Friday, March 31, 2017

How to Keep Your Homeschool Kids on Track Every Day

As a mother of many, one question I get all the time is: "How do you do it all?"  Of course, I don't do it all.  There's always something left undone.  More times than not there are a lot of somethings left undone.  But as I look around, the house is acceptably clean, someone is always eating, birthdays are never missed, laundry gets done on a regular enough schedule, and the kids are (in my opinion) well educated.  I'm typically pretty happy about how things are chuggin' along.

One thing I've learned since our early days of homeschooling is the day goes so much better if the kids can stay on track with their school work.  If mom can turn her back without chaos breaking out between the kids then she can get her work done while the kids get their work done.  

There are 2 components to keeping your homeschool kids on track.

#1 - Train you children in obedience.  And when they don't comply issue a swift and effective consequence.  In our house homeschooling happens first thing and, like most kids, our kids have a full list of things they'd rather be doing.  The best consequence for not staying on task is a double school timeout.  

What is a double school timeout?  It's a timeout based on your age and then doubled.  If you're nine and daydreaming or hiding out in your room or shaking the table while your sister is trying to write then you stand on a 18 minute timeout.  

The timeout starts when the child is quiet, standing straight with their hands at their sides, facing the hallway wall.  I set a timer and they are expected to remain in position until the timer beeps.  If they talk, wiggle, pick paint off the wall, play with pocket knives, knock the Jesus with children art off the wall, then the timer is reset.  I have one child (who might be graduating this year) who once stood for over 40 minutes because he just wouldn't stop mumbling under his breath about the "stupid timeout".

Once the kids realize I mean business (yes, I should've been a drill sergeant) it doesn't take long for this method to be effective.  Because, let's face it, they'd rather get their work done and get on with their own plans than stand for endless minutes on a timeout.

#2 - Figure out the best planning method for each child.  Over the years I've used many types of planners for the kids.  I used Catholic Student Planners for a couple years with my middle grade kids.  I've used wall charts, checklists, homemade planners, work boxes....you name it we've probably used it.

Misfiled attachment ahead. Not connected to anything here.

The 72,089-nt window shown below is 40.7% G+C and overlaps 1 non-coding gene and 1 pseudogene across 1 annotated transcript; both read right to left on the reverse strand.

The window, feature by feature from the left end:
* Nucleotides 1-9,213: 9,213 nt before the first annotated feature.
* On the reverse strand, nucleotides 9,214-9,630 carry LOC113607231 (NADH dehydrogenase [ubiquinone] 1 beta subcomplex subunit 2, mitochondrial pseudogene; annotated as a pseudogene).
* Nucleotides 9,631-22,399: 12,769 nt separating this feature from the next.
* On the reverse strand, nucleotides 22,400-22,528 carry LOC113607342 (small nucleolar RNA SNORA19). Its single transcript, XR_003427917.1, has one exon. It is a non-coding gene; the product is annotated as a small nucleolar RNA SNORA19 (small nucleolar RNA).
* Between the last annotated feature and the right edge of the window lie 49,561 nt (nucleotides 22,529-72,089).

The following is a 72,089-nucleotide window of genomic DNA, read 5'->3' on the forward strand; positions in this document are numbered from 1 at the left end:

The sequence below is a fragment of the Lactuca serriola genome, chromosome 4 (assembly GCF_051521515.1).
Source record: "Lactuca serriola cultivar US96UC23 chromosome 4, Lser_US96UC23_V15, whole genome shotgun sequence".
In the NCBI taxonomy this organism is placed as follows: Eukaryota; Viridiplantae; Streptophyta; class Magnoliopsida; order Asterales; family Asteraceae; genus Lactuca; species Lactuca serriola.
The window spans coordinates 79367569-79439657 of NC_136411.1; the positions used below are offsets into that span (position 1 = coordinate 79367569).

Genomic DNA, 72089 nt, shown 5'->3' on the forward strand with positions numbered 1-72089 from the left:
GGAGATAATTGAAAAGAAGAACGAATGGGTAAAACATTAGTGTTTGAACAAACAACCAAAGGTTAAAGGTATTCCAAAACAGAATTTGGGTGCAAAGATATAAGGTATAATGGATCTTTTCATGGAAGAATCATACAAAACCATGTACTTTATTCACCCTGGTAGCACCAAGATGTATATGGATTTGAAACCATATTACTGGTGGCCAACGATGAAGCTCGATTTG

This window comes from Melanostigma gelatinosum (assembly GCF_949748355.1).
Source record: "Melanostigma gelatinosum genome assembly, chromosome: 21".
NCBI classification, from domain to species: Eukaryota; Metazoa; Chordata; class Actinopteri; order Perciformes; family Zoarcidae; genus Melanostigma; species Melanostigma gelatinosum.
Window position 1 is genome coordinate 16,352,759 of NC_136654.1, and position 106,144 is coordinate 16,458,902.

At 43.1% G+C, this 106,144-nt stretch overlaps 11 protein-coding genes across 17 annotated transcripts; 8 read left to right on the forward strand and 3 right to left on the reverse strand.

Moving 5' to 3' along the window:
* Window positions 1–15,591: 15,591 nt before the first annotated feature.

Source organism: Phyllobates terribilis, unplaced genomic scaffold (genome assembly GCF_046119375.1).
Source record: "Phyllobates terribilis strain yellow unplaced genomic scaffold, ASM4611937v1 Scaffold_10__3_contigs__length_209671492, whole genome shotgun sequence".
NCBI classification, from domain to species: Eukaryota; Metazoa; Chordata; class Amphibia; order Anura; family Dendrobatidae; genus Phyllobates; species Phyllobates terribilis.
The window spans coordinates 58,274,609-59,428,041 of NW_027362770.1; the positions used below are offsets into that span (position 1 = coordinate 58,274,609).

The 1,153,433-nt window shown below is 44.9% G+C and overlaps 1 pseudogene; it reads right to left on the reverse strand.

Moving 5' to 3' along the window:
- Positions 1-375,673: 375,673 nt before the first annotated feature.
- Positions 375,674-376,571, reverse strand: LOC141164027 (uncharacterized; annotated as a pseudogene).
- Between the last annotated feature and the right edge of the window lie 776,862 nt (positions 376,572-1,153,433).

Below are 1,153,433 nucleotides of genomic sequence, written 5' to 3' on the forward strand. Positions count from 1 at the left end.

This year I'm using a variety of methods because each child is unique with different planning needs.

I did share our planners live on Facebook.  You can view that here.  I'm not going to share those details here, just a quick picture.

When the kids know exactly what they need to do, they can plan their day accordingly and it's easy as the mom to check their lists to make sure they are staying on track.

I would like to share a little about setting monthly goals for the non-reader.  Non-readers and early readers need a lot of direction from Mom and my method for setting monthly goals instead of a daily to do list works best for me.  For our younger children, I divide a sheet of paper into 9 sections, label each with a month from Sept. - May, then number it 1-6.  I then list the goals I have for each month.

Possible Goals that Might Make the List

# of reading lessons
# of math lessons or pages in workbook
large motor skills
fine motor skills
# of art projects
saints to read about
field trip idea
# of books to read
living skills to learn
cultural event to read about (Thanksgiving, Groundhog Day, etc.)
.....and so many more.

Normally the month starts out strong, then life happens, then week 3 I look over the goals and pick up the pace a little.  By week 4 we are cranking out books and lessons because I like to end the month with a ✔ next to each goal.

In the end, keeping your homeschool kids on track every day requires effort from both the homeschooling parent and child.  Teaching children to be obedient and then giving them a workable plan and checking it twice will allow you, the mom (or dad) to get your work done along side your child making homeschooling and family life more enjoyable.

I hope you all have a crantastic day!